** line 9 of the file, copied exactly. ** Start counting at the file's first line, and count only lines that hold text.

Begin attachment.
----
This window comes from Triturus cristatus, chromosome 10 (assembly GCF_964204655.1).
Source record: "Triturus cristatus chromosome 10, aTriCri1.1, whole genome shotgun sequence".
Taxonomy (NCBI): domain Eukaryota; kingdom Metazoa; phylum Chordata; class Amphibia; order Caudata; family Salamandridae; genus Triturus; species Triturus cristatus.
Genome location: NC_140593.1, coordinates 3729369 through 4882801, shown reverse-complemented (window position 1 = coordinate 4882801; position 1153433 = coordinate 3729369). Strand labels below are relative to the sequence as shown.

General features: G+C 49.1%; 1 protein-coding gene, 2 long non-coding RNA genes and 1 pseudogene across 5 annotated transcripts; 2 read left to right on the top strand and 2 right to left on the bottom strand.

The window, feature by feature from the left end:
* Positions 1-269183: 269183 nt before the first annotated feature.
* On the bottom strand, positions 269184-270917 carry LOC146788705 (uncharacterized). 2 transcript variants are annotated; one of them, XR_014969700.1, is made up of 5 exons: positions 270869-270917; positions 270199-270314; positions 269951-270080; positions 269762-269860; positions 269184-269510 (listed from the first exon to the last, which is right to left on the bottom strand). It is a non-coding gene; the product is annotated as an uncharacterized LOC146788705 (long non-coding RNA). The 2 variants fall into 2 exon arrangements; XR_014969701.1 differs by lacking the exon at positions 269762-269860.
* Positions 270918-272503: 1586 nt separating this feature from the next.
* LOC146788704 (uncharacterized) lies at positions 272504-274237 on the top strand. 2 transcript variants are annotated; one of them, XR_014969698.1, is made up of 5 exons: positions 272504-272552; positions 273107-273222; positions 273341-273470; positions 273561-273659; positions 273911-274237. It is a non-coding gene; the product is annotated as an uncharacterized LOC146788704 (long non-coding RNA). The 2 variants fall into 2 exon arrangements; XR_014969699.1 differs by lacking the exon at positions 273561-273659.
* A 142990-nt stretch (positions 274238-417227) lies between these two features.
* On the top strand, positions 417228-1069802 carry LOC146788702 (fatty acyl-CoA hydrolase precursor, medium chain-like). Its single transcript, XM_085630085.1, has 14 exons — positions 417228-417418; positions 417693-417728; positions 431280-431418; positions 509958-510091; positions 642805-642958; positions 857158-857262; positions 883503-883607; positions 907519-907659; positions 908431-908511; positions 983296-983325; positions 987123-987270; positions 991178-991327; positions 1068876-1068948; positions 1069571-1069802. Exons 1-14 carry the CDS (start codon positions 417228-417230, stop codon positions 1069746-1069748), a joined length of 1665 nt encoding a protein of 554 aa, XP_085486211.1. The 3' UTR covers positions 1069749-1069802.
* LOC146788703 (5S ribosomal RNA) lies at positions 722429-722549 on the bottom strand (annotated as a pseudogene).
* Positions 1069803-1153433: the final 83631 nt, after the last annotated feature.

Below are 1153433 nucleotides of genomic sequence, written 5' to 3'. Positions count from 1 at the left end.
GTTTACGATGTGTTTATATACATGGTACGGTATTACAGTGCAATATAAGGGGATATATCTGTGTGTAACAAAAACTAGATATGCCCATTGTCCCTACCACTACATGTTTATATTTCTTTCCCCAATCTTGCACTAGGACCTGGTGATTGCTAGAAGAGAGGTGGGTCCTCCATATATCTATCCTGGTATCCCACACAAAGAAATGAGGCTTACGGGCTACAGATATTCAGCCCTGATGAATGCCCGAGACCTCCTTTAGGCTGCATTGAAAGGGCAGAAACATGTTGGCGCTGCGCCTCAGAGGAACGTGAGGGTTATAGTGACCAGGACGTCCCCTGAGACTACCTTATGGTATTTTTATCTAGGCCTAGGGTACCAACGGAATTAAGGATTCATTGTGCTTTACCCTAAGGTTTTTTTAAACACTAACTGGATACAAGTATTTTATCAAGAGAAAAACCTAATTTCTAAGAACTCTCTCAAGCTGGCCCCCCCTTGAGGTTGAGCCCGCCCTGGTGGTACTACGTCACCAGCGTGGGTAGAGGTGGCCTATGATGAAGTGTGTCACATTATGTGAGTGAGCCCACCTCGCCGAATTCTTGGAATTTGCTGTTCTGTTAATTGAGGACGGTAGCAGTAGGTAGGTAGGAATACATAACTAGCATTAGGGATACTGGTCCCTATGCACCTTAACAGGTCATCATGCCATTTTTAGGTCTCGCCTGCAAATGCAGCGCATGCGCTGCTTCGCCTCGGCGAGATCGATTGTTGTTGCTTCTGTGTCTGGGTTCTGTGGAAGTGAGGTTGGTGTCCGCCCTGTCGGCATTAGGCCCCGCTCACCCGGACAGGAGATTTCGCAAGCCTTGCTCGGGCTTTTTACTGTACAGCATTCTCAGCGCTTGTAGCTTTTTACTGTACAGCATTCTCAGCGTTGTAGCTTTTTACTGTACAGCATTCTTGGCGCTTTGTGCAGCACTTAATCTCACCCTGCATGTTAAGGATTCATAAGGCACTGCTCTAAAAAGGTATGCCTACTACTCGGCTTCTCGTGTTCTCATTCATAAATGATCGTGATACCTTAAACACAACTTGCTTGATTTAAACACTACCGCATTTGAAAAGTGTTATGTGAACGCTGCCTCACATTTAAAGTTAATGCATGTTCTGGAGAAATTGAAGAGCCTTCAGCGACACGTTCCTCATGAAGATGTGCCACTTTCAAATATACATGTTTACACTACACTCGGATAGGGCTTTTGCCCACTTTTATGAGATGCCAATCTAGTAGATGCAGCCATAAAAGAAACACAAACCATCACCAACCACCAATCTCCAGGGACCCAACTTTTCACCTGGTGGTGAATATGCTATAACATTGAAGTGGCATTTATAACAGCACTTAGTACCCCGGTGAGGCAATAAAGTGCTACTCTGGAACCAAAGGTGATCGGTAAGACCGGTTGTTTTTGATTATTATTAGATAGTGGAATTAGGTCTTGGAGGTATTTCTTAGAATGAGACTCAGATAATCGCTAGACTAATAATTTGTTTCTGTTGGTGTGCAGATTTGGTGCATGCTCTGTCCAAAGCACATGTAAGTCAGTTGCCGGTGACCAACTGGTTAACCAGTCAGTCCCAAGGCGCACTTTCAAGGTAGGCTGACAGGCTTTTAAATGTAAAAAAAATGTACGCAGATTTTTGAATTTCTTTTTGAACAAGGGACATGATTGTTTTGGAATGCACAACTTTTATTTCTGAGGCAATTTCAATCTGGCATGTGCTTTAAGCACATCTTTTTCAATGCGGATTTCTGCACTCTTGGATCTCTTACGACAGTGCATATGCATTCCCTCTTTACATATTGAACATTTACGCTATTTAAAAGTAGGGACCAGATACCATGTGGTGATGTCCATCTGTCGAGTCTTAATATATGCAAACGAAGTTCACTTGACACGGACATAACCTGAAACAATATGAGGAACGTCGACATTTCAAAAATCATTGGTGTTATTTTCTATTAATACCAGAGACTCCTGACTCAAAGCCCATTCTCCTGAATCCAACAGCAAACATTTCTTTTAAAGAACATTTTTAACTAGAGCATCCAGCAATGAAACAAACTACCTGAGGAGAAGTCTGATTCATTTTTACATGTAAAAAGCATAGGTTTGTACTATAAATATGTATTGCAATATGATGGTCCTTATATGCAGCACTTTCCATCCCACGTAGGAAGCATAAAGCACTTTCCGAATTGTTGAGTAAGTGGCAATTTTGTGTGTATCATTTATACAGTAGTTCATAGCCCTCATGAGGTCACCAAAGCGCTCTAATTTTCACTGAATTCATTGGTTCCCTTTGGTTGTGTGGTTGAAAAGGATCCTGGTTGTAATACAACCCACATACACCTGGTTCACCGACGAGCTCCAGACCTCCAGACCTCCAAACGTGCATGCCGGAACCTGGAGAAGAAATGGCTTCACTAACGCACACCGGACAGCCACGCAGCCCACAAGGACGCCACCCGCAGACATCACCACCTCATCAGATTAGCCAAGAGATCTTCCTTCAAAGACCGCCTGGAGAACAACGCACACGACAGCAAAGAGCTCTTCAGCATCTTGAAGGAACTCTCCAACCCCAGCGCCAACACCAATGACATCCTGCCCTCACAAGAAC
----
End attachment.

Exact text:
* Positions 270918-272503: 1586 nt separating this feature from the next.